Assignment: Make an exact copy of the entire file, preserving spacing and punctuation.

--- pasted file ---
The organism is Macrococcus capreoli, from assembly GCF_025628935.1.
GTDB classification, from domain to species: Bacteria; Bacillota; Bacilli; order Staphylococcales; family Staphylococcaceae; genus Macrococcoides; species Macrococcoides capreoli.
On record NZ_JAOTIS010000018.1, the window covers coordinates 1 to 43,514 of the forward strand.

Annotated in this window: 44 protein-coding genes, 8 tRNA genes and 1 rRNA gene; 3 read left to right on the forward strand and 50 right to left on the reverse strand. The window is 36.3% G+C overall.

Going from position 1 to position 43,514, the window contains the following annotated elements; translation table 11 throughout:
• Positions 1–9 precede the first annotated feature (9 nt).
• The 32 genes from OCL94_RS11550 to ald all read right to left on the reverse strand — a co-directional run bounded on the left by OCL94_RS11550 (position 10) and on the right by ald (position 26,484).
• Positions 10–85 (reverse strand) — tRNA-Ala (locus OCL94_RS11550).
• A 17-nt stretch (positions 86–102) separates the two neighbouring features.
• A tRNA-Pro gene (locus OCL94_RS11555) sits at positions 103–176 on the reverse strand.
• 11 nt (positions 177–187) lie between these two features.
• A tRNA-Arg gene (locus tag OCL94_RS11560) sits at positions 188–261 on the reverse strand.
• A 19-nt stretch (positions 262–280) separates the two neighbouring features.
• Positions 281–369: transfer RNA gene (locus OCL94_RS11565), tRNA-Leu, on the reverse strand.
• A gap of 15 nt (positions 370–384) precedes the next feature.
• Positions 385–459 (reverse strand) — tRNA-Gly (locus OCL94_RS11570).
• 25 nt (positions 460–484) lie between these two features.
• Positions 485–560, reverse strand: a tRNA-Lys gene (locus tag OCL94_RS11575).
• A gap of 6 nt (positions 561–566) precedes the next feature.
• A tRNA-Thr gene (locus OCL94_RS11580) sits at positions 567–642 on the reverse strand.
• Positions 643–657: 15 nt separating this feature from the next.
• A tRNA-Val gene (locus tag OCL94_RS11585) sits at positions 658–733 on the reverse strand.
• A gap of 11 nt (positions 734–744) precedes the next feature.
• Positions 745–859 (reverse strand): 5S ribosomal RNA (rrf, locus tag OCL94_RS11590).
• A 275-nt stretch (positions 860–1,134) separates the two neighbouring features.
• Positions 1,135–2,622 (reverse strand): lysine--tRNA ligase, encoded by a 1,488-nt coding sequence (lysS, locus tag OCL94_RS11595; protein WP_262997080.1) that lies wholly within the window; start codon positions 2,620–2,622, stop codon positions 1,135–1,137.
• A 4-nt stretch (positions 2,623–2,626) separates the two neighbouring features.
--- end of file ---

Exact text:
The organism is Macrococcus capreoli, from assembly GCF_025628935.1.
GTDB classification, from domain to species: Bacteria; Bacillota; Bacilli; order Staphylococcales; family Staphylococcaceae; genus Macrococcoides; species Macrococcoides capreoli.
On record NZ_JAOTIS010000018.1, the window covers coordinates 1 to 43,514 of the forward strand.

Annotated in this window: 44 protein-coding genes, 8 tRNA genes and 1 rRNA gene; 3 read left to right on the forward strand and 50 right to left on the reverse strand. The window is 36.3% G+C overall.

Going from position 1 to position 43,514, the window contains the following annotated elements; translation table 11 throughout:
• Positions 1–9 precede the first annotated feature (9 nt).
• The 32 genes from OCL94_RS11550 to ald all read right to left on the reverse strand — a co-directional run bounded on the left by OCL94_RS11550 (position 10) and on the right by ald (position 26,484).
• Positions 10–85 (reverse strand) — tRNA-Ala (locus OCL94_RS11550).
• A 17-nt stretch (positions 86–102) separates the two neighbouring features.
• A tRNA-Pro gene (locus OCL94_RS11555) sits at positions 103–176 on the reverse strand.
• 11 nt (positions 177–187) lie between these two features.
• A tRNA-Arg gene (locus tag OCL94_RS11560) sits at positions 188–261 on the reverse strand.
• A 19-nt stretch (positions 262–280) separates the two neighbouring features.
• Positions 281–369: transfer RNA gene (locus OCL94_RS11565), tRNA-Leu, on the reverse strand.
• A gap of 15 nt (positions 370–384) precedes the next feature.
• Positions 385–459 (reverse strand) — tRNA-Gly (locus OCL94_RS11570).
• 25 nt (positions 460–484) lie between these two features.
• Positions 485–560, reverse strand: a tRNA-Lys gene (locus tag OCL94_RS11575).
• A gap of 6 nt (positions 561–566) precedes the next feature.
• A tRNA-Thr gene (locus OCL94_RS11580) sits at positions 567–642 on the reverse strand.
• Positions 643–657: 15 nt separating this feature from the next.
• A tRNA-Val gene (locus tag OCL94_RS11585) sits at positions 658–733 on the reverse strand.
• A gap of 11 nt (positions 734–744) precedes the next feature.
• Positions 745–859 (reverse strand): 5S ribosomal RNA (rrf, locus tag OCL94_RS11590).
• A 275-nt stretch (positions 860–1,134) separates the two neighbouring features.
• Positions 1,135–2,622 (reverse strand): lysine--tRNA ligase, encoded by a 1,488-nt coding sequence (lysS, locus tag OCL94_RS11595; protein WP_262997080.1) that lies wholly within the window; start codon positions 2,620–2,622, stop codon positions 1,135–1,137.
• A 4-nt stretch (positions 2,623–2,626) separates the two neighbouring features.